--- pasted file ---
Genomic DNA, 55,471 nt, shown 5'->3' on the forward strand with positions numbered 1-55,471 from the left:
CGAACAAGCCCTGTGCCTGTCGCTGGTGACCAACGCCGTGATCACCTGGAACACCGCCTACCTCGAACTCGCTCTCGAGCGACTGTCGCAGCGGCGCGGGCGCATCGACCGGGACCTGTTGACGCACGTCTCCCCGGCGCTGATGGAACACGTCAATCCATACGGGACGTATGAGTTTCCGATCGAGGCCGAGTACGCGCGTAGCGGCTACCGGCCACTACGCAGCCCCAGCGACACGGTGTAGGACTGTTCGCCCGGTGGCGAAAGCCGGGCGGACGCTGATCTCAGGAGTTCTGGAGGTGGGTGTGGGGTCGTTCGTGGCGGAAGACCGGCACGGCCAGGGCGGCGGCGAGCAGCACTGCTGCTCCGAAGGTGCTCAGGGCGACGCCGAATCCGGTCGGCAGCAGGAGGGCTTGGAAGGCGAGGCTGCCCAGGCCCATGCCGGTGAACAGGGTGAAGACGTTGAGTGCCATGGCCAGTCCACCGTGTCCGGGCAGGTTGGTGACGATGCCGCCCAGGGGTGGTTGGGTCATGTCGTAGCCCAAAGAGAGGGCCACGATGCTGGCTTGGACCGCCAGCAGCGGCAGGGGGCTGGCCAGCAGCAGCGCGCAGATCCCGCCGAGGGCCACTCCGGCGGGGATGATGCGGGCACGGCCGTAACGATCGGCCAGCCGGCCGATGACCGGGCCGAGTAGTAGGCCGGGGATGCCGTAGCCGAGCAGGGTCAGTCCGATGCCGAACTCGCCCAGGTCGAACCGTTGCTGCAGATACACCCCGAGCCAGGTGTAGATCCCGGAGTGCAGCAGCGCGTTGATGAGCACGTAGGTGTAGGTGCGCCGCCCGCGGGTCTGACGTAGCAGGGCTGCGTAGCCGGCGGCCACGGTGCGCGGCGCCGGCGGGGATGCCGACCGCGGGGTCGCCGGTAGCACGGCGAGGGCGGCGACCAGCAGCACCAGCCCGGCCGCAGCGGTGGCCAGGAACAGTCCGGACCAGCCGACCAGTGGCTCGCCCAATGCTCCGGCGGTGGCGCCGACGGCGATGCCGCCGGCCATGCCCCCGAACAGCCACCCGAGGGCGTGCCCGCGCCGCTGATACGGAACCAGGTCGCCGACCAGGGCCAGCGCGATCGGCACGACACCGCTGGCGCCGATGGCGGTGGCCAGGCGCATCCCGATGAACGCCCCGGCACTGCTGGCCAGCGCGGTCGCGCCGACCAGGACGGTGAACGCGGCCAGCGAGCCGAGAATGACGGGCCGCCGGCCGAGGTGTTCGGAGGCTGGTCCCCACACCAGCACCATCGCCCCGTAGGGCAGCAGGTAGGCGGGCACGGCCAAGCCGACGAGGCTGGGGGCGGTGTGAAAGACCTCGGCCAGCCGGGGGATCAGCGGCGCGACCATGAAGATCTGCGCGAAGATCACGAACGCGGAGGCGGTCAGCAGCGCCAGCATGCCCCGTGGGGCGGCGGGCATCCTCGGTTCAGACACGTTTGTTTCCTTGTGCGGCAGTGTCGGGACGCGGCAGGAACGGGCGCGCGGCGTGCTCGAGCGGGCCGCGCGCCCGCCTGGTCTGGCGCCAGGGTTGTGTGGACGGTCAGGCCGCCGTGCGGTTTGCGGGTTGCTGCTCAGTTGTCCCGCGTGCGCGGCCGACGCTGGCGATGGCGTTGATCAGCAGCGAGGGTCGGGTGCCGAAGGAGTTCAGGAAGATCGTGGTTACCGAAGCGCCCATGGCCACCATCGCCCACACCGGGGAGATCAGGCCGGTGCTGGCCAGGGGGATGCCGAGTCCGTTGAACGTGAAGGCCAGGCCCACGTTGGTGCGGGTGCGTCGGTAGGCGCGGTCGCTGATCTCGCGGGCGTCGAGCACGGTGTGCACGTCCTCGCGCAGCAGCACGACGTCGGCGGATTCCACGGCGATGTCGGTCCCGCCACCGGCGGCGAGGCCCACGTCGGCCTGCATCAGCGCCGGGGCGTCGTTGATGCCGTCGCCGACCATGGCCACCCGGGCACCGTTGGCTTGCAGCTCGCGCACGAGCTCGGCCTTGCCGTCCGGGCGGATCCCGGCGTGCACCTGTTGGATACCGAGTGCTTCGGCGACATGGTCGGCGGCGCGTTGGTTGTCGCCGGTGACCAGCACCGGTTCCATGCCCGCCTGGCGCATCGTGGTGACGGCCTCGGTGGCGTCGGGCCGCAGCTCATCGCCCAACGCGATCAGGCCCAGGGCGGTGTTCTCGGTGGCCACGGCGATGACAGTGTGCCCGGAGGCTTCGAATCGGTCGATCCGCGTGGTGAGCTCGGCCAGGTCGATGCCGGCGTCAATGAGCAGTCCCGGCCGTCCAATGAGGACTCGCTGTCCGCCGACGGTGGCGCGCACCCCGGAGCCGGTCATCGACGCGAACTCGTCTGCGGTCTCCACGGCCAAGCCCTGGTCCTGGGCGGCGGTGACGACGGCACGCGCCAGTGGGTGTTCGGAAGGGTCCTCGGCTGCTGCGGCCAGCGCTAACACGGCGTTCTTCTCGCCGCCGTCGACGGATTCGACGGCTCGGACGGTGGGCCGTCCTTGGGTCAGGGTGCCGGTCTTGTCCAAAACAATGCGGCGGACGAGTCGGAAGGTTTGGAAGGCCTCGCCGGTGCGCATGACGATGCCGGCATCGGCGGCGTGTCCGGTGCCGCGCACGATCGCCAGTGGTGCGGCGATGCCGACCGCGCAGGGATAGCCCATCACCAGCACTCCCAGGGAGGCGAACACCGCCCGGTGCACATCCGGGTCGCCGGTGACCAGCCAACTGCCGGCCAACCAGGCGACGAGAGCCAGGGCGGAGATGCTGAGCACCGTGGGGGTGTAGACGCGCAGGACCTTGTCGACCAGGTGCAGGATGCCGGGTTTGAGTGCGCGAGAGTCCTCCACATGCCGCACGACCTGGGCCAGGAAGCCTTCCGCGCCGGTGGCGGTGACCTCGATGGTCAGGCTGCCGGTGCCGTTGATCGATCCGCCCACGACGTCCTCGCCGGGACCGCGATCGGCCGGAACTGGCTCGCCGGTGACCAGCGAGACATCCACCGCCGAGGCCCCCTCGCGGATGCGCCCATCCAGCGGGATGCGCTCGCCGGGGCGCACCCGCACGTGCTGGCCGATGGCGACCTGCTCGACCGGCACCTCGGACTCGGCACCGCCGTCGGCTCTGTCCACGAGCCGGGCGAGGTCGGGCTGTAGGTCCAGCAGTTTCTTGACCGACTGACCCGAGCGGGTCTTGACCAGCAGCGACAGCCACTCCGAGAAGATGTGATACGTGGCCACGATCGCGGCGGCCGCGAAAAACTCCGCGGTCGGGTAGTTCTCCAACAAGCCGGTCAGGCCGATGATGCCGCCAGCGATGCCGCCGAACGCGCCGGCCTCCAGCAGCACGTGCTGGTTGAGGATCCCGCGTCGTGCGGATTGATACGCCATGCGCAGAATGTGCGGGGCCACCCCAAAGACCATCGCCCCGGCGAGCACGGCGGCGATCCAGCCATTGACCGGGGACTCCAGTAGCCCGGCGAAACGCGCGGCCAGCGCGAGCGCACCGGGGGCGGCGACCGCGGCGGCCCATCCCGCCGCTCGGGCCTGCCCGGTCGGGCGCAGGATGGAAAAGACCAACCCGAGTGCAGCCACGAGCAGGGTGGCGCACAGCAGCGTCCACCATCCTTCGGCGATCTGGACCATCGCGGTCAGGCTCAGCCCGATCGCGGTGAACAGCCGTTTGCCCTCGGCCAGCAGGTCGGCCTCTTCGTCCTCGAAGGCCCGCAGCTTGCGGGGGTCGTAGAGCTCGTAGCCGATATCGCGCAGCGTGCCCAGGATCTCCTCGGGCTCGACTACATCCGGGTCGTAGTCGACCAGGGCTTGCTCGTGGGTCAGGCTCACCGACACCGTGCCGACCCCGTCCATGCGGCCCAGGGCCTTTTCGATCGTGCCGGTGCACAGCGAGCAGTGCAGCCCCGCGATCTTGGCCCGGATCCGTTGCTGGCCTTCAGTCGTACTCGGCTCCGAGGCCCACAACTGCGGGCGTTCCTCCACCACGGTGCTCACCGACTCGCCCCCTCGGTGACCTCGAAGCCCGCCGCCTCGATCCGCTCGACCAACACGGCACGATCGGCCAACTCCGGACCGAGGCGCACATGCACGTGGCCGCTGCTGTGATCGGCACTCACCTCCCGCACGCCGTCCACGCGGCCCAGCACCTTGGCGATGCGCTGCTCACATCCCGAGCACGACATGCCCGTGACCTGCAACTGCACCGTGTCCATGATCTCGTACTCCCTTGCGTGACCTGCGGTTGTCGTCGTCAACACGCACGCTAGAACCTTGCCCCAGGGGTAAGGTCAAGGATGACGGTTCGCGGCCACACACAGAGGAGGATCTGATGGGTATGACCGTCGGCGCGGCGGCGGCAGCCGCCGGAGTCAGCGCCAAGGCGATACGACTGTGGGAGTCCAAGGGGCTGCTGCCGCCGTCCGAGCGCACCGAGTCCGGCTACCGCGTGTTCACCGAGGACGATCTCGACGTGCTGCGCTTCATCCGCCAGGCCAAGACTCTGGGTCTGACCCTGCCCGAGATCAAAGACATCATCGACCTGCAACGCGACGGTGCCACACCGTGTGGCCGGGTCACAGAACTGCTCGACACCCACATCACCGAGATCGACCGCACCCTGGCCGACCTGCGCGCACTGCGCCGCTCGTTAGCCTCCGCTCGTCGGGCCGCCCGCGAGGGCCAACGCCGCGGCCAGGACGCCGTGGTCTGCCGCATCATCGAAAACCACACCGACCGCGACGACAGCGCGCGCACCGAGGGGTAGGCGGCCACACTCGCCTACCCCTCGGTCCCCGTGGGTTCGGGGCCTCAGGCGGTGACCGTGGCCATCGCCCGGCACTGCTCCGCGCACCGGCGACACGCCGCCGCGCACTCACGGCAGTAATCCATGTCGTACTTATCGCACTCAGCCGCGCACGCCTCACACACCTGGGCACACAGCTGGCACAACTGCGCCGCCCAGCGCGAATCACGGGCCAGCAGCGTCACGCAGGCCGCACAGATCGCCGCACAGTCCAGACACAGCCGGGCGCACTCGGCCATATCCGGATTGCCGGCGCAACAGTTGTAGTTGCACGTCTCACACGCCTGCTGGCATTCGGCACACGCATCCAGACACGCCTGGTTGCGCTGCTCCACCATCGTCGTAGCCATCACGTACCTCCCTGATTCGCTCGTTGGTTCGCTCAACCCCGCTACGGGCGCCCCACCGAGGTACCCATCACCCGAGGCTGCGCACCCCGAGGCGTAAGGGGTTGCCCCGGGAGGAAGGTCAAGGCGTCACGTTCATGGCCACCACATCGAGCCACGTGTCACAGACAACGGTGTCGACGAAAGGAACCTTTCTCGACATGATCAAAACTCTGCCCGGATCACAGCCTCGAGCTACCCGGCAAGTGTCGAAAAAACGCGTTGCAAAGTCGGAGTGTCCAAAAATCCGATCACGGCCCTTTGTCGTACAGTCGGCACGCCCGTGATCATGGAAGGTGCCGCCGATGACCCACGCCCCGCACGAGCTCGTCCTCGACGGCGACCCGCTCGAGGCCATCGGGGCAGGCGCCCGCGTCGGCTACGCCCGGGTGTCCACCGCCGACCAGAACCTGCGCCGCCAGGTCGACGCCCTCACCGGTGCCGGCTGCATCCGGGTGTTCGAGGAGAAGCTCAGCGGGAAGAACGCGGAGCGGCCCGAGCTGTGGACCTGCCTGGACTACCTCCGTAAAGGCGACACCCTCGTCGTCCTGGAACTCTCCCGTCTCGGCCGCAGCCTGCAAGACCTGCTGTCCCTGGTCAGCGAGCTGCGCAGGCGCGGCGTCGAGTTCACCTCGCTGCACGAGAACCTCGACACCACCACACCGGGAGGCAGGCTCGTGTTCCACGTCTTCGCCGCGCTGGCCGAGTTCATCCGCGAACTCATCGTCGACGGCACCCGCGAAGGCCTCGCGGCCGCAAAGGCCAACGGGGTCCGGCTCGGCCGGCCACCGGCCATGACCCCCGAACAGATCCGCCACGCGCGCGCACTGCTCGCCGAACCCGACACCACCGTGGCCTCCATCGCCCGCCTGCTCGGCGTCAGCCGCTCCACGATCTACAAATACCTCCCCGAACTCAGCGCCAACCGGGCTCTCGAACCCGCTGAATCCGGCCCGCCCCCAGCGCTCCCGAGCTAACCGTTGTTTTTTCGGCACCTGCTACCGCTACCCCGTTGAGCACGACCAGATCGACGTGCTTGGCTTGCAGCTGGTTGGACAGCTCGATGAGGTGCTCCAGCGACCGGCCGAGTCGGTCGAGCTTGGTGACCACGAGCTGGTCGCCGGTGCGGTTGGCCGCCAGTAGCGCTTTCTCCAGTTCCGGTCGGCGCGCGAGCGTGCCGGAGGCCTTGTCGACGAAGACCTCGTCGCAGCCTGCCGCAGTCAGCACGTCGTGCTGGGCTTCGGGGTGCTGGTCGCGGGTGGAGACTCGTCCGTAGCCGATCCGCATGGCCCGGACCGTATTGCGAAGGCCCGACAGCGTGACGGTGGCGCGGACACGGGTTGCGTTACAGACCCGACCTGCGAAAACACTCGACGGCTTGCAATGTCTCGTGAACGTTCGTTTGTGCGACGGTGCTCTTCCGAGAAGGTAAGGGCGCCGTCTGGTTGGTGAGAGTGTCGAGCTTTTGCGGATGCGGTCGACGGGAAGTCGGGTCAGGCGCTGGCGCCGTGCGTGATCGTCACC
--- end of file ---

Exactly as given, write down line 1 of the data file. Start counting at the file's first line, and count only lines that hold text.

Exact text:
Genomic DNA, 55,471 nt, shown 5'->3' on the forward strand with positions numbered 1-55,471 from the left: